There is no question that delegation is an important principle in effective leadership. Here are five tips to help you avoid making errors when delegating:

  1. Define clear Expectations
  2. Record each assignment
  3. Offer Encouragement
  4. Report on progress and completion
  5. Show appreciation for effort

I typically try to use acronyms or mnemonics to help me remember key principles or steps to a process. In this case you can see that I use “ERERS” to help me avoid errors when delegating tasks, assignments, or projects to colleagues.

EXPECTATIONS

According to the reputable Gallup Q12 survey, managers can influence more than 70% of workplace engagement issues. Key to that engagement is an employer establishing clear expectations. This is especially true when assigning an employee to do something on your behalf. Clearly stating what you hope will be achieved and providing the purpose, parameters to work within, and what wildly successful looks like is a recipe for success.

RECORDING ASSIGNMENTS

A boss can delegate all day long, but if he or she doesn’t write down what they delegated good luck ever seeing a return on investment. This is often the most overlooked skill in delegation: writing down the assignment and due dates for a return and report.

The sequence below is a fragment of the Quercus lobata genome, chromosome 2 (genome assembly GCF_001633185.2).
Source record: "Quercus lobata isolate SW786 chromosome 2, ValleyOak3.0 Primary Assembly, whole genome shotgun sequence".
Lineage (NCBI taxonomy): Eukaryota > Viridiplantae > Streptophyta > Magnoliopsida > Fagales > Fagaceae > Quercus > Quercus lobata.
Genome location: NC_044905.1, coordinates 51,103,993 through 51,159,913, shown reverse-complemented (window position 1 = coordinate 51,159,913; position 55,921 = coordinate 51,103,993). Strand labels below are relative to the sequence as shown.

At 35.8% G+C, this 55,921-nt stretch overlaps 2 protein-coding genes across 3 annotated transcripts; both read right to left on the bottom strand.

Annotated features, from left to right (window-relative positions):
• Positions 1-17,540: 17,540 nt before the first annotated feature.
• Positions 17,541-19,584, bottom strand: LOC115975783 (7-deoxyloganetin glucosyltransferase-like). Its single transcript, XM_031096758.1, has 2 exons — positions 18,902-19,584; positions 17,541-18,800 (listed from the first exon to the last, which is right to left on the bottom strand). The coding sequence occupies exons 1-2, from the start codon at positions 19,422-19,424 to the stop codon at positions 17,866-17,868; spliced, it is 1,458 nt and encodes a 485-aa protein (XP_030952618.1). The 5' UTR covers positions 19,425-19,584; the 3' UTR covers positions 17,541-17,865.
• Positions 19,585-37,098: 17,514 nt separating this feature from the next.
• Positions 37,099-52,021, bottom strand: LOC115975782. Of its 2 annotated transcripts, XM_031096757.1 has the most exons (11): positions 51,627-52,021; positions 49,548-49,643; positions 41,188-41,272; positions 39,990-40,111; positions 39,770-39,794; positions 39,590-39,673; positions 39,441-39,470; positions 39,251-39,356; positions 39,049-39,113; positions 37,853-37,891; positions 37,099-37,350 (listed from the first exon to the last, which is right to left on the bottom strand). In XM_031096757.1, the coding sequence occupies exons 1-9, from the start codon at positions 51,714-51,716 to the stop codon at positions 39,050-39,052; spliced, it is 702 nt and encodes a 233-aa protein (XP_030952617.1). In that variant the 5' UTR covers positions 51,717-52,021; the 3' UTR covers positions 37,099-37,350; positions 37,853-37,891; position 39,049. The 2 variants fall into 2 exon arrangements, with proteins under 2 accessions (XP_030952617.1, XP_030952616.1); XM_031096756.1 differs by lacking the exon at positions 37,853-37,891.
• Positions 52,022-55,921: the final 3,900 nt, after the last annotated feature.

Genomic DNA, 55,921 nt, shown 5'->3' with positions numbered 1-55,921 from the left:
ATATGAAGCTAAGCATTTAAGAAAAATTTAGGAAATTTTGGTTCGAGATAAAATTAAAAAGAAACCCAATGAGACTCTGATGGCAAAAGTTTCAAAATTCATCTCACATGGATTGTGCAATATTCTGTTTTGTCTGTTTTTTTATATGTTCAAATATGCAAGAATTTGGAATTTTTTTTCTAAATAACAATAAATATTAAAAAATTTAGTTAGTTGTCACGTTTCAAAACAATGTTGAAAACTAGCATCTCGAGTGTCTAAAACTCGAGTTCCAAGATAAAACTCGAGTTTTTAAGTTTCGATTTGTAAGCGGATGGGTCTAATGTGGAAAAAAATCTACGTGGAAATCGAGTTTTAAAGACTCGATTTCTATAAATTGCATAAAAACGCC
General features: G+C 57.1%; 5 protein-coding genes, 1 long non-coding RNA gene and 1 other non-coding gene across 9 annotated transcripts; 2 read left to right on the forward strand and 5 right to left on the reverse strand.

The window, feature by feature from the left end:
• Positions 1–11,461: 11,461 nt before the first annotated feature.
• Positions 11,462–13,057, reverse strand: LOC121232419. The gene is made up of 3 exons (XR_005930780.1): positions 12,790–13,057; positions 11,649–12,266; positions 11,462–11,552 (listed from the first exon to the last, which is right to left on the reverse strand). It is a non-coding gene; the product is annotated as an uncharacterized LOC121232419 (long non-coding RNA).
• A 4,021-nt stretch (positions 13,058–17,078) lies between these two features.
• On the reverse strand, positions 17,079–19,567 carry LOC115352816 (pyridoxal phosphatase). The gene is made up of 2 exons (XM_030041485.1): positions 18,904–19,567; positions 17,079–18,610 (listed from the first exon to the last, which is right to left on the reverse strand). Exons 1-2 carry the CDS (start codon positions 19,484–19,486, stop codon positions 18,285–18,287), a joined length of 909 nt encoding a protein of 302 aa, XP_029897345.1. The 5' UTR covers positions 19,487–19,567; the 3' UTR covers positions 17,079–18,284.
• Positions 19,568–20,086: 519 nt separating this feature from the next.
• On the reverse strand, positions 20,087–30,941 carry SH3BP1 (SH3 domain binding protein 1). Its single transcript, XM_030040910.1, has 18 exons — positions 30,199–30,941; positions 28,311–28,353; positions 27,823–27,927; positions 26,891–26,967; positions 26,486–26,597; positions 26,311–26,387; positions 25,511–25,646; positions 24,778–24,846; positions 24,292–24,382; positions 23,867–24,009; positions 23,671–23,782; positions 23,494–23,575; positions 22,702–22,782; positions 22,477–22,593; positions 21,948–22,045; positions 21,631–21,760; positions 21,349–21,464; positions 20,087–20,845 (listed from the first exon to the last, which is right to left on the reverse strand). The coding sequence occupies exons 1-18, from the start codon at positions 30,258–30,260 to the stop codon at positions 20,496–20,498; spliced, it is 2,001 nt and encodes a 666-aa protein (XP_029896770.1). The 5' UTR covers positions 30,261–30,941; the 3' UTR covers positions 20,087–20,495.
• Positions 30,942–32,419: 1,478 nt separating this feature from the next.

ENCOURAGEMENT

Employees are always looking for validation. Periodically checking in and offering words of encouragement as your employees wrestle with the tasks and projects they have been given goes a long way.

REPORTING BACK

No assignment is complete without your employees reporting back on how they are doing or how they did on their assignments. Too often, employers are left wondering how things are progressing or what ever happened with that initiative. Setting up check points and milestones will help employees feel accountable and responsible for the assignments they have been given.

SHOWING APPRECIATION

Similar to encouragement, it is important for employers to give thanks for the efforts of their employees. Look for the good in what they accomplished. Highlight the positives even if correction is needed for future assignments.

Avoiding “ERERS” in delegation can make all the difference in employee performance.

Published by Jerrod Guddat

I love learning, collaboration, and improving workplace performance. You can usually find me reading a book or opposing points of view on the internet. I typically assume my ideas are flawed until proven otherwise. :-)

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